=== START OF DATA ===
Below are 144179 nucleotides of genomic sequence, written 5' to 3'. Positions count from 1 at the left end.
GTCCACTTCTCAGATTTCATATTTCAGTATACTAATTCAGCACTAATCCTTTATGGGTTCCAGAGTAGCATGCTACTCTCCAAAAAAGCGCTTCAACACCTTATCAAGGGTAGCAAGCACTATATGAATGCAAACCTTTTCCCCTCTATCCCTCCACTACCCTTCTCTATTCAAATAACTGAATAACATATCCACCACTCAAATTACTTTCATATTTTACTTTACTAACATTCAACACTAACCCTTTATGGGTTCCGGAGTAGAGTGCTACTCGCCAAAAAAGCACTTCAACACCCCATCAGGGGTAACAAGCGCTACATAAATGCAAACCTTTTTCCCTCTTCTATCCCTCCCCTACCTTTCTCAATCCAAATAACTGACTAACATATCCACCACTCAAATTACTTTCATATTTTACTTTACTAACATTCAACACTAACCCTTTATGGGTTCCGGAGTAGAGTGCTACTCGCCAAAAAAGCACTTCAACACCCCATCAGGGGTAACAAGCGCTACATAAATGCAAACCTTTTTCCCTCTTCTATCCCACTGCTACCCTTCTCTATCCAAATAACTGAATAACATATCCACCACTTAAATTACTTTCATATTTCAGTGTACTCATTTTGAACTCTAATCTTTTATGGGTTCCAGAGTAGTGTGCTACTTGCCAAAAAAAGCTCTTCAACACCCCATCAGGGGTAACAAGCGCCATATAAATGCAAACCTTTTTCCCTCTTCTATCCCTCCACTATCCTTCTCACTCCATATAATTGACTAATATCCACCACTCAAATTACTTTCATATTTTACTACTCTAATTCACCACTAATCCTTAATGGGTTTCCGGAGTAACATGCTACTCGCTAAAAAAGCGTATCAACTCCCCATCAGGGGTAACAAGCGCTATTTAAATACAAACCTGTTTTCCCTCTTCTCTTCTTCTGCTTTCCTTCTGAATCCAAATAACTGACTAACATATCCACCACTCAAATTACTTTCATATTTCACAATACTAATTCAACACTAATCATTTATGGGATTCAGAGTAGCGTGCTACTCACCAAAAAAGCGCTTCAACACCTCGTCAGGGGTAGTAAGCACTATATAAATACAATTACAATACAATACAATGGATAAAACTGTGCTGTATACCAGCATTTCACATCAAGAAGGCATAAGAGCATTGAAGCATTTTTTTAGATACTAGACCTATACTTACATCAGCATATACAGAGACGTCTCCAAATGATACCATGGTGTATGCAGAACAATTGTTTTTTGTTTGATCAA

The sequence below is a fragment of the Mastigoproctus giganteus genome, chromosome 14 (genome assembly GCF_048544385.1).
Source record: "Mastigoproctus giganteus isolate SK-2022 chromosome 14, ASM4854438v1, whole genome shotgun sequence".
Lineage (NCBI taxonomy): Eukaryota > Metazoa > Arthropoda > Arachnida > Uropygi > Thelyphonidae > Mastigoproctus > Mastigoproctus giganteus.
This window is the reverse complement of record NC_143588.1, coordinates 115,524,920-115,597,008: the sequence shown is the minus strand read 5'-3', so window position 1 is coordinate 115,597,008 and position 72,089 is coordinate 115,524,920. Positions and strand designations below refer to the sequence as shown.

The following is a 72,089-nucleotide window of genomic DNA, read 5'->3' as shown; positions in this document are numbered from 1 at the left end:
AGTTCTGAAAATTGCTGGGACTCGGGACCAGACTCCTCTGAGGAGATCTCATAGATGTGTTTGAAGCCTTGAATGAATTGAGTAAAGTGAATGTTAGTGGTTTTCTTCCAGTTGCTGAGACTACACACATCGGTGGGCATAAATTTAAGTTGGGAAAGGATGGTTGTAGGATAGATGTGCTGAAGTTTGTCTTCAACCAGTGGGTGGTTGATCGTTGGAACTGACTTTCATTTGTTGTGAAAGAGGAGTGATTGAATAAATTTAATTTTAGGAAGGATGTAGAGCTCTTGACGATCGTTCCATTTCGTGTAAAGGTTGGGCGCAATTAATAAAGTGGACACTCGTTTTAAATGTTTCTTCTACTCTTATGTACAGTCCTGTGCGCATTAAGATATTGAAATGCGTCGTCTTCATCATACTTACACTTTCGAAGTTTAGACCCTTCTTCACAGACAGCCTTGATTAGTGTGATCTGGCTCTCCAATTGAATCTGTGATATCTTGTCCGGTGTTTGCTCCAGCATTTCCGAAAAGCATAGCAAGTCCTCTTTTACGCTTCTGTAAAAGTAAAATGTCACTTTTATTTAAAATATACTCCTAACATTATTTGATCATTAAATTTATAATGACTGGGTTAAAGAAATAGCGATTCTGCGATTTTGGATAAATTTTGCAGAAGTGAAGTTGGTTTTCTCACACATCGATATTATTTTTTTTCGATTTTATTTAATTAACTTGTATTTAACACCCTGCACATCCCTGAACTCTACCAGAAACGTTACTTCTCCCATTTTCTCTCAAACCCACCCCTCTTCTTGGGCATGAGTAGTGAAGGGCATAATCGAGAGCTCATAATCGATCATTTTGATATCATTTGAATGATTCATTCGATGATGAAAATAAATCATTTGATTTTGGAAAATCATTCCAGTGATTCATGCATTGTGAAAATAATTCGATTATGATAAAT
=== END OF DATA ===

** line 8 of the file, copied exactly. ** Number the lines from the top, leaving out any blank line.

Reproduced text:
AGTTCTGAAAATTGCTGGGACTCGGGACCAGACTCCTCTGAGGAGATCTCATAGATGTGTTTGAAGCCTTGAATGAATTGAGTAAAGTGAATGTTAGTGGTTTTCTTCCAGTTGCTGAGACTACACACATCGGTGGGCATAAATTTAAGTTGGGAAAGGATGGTTGTAGGATAGATGTGCTGAAGTTTGTCTTCAACCAGTGGGTGGTTGATCGTTGGAACTGACTTTCATTTGTTGTGAAAGAGGAGTGATTGAATAAATTTAATTTTAGGAAGGATGTAGAGCTCTTGACGATCGTTCCATTTCGTGTAAAGGTTGGGCGCAATTAATAAAGTGGACACTCGTTTTAAATGTTTCTTCTACTCTTATGTACAGTCCTGTGCGCATTAAGATATTGAAATGCGTCGTCTTCATCATACTTACACTTTCGAAGTTTAGACCCTTCTTCACAGACAGCCTTGATTAGTGTGATCTGGCTCTCCAATTGAATCTGTGATATCTTGTCCGGTGTTTGCTCCAGCATTTCCGAAAAGCATAGCAAGTCCTCTTTTACGCTTCTGTAAAAGTAAAATGTCACTTTTATTTAAAATATACTCCTAACATTATTTGATCATTAAATTTATAATGACTGGGTTAAAGAAATAGCGATTCTGCGATTTTGGATAAATTTTGCAGAAGTGAAGTTGGTTTTCTCACACATCGATATTATTTTTTTTCGATTTTATTTAATTAACTTGTATTTAACACCCTGCACATCCCTGAACTCTACCAGAAACGTTACTTCTCCCATTTTCTCTCAAACCCACCCCTCTTCTTGGGCATGAGTAGTGAAGGGCATAATCGAGAGCTCATAATCGATCATTTTGATATCATTTGAATGATTCATTCGATGATGAAAATAAATCATTTGATTTTGGAAAATCATTCCAGTGATTCATGCATTGTGAAAATAATTCGATTATGATAAAT